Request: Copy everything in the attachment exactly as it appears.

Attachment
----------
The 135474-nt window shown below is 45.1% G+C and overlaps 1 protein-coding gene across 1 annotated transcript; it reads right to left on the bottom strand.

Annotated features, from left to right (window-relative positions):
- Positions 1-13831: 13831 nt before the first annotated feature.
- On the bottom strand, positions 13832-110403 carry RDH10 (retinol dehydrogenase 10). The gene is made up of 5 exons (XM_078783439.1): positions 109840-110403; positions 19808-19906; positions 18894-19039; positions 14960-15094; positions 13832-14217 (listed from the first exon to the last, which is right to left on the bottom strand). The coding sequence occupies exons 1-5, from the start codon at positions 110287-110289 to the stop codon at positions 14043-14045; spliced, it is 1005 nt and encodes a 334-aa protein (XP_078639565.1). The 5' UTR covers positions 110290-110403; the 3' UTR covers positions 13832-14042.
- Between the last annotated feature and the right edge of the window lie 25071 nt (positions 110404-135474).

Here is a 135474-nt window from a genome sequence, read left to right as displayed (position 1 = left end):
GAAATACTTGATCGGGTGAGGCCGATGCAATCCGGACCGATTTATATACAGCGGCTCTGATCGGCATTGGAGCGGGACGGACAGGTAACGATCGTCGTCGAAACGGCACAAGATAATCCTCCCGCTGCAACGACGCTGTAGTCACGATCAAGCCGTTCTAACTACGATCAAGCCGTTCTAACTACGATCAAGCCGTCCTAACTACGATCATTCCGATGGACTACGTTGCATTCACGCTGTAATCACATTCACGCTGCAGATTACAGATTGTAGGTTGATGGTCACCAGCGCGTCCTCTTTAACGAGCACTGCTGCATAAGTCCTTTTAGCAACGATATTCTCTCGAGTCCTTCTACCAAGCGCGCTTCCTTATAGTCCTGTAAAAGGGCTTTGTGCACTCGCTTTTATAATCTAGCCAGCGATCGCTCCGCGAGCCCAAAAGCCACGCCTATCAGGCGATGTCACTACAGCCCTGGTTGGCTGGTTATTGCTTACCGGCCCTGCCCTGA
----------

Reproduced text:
The 135474-nt window shown below is 45.1% G+C and overlaps 1 protein-coding gene across 1 annotated transcript; it reads right to left on the bottom strand.

Annotated features, from left to right (window-relative positions):
- Positions 1-13831: 13831 nt before the first annotated feature.
- On the bottom strand, positions 13832-110403 carry RDH10 (retinol dehydrogenase 10). The gene is made up of 5 exons (XM_078783439.1): positions 109840-110403; positions 19808-19906; positions 18894-19039; positions 14960-15094; positions 13832-14217 (listed from the first exon to the last, which is right to left on the bottom strand). The coding sequence occupies exons 1-5, from the start codon at positions 110287-110289 to the stop codon at positions 14043-14045; spliced, it is 1005 nt and encodes a 334-aa protein (XP_078639565.1). The 5' UTR covers positions 110290-110403; the 3' UTR covers positions 13832-14042.
- Between the last annotated feature and the right edge of the window lie 25071 nt (positions 110404-135474).

Here is a 135474-nt window from a genome sequence, read left to right as displayed (position 1 = left end):
GAAATACTTGATCGGGTGAGGCCGATGCAATCCGGACCGATTTATATACAGCGGCTCTGATCGGCATTGGAGCGGGACGGACAGGTAACGATCGTCGTCGAAACGGCACAAGATAATCCTCCCGCTGCAACGACGCTGTAGTCACGATCAAGCCGTTCTAACTACGATCAAGCCGTTCTAACTACGATCAAGCCGTCCTAACTACGATCATTCCGATGGACTACGTTGCATTCACGCTGTAATCACATTCACGCTGCAGATTACAGATTGTAGGTTGATGGTCACCAGCGCGTCCTCTTTAACGAGCACTGCTGCATAAGTCCTTTTAGCAACGATATTCTCTCGAGTCCTTCTACCAAGCGCGCTTCCTTATAGTCCTGTAAAAGGGCTTTGTGCACTCGCTTTTATAATCTAGCCAGCGATCGCTCCGCGAGCCCAAAAGCCACGCCTATCAGGCGATGTCACTACAGCCCTGGTTGGCTGGTTATTGCTTACCGGCCCTGCCCTGA